“Gresald…” Damian looked over his shoulder. “You know I love her. Please trust me when I say that you don’t want my explanation.”
Raindrops pelted Gresald’s face. She hefted her staff and veered in front of him. “Now, listen here, young man—”
A flash of lightning reflected in his turquoise eyes—the mark of a god-blessed.
Her staff clattered to the ground, and she staggered back. “What have you done?”
“Something I shouldn’t have.” He brushed past her and descended the hill to the village.
“Isn’t often that someone enters the village this late.” Aaron narrowed his eyes at the cloaked figure slinking along the streets. “Recognize him?”
Ruan shook his head as he leaned against the warped battlements. “Technically my shift is over, so he’s your responsibility.”
Aaron snorted. “As if I’m able to confront him single-handed.”
“It will liven up your shift. Sometimes I prefer nights to be eventful.” The wood creaked under Ruan’s weight. If the boards cracked, it was a long fall to the ground.
The man crept up to Damian’s old house. He fiddled with the lock, then scanned the area. The night concealed his face, but his hood had fallen, and Aaron would recognize that clump of curly hair anywhere.
Ruan pushed away from the wall. “Well, I never… Where in Thanax’s name has he been?”
“I don’t know,” Aaron lied. He rubbed the back of his neck. “Lila will want to be informed immediately.”
“You don’t have to tell me. I’ll wake her.”
Aaron placed his foot on the ladder’s top rung and hesitated. If he abandoned his post, he’d break the rules, but no one would notice at that hour. “I’m going to talk to him.” He clambered down followed by Ruan, who hurried home to alert his sister.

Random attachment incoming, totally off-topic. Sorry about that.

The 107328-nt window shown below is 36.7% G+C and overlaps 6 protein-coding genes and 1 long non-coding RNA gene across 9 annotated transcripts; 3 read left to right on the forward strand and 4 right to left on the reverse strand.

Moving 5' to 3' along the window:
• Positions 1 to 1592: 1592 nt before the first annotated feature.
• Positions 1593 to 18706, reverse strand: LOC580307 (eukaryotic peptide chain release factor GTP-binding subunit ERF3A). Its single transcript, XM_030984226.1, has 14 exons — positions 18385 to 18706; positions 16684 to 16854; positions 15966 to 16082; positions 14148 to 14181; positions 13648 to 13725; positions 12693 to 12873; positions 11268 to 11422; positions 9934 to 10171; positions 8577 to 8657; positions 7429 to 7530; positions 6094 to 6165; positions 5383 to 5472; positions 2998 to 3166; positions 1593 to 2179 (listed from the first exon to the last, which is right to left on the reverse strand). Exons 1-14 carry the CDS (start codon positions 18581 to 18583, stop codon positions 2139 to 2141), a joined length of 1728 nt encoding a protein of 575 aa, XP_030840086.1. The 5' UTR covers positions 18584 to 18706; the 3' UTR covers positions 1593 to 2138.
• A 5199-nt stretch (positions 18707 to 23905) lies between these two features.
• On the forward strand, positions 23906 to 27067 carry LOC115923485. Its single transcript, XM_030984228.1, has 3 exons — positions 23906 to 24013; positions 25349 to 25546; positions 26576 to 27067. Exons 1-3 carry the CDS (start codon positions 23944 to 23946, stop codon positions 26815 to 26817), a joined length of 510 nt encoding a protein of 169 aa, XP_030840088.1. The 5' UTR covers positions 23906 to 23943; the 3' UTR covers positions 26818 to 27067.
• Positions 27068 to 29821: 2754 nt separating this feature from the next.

Aaron headed for Damian’s house. Had he made the right call? Damian didn’t plan to surprise his fiancée, did he? A smirk twitched at his lips. Damian? Creative? He chuckled at the notion as he reached the door. It hung ajar, and candlelight flickered through the crack, so he knocked twice before pushing it open.
Damian spun around, bumping into the open chest beside him. He clutched a wad of clothing.
“Damian!” Aaron exclaimed, spreading his arms to embrace his friend.
Damian discarded the bundle and put out his gloved hands as a barrier. “Please. Stay away from me.”
“But…” Aaron met Damian’s eyes, and his jaw dropped. “When you swore to hunt down your mother’s killer, I didn’t think you—”
“I didn’t want you to worry.” Damian avoided eye contact. “Perhaps I should have.”
“What do you mean?”
“Never mind.” He resumed digging through his chest and pulled out some pendants that he shoved into his shoulder bag. “Listen, Aaron, I… I don’t want Lila to hear I’ve returned.”
Aaron blinked. Did he actually have a surprise planned? “You don’t?”
Damian fished out two scrolls and unrolled one to skim the first few lines before answering. “I’m just here to grab my parents’ possessions and leave. Better to let her assume I died.”
What? His soul belongs to Lila. Aaron gaped at him as he closed and latched the chest. He struggled with the lock, and while his back was turned, Aaron placed a hand on his cloaked shoulder. “Damian, what happened?”
Damian lurched away. “Don’t touch me!” He slung his satchel over his shoulder. “I need to go.”
Aaron backed up and planted himself in the threshold. “What did the gods give you?”
Damian glared at him for a long moment. With a huff, he walked to a window and stared outside. If he intended to climb through, he’d never fit.
“Damian.” Aaron would wrest the truth out of his friend if he had to trap him in the room until dawn. “Which god did you appeal to?”
Damian paced back and forth, grumbling to himself, until finally he stopped. His shoulders slumped. “Karif.”
“Karif?” Aaron’s mouth went slack again. “The god who twists blessings?”
Damian cringed. “Aaron, please. He’s the only god who grants requests for specific blessings, and I needed—”
“The god who gave a man supernatural strength that broke his wife’s bones with a single touch.” Aaron left the doorway and advanced toward his friend. What kind of idiot—or monster—had he become?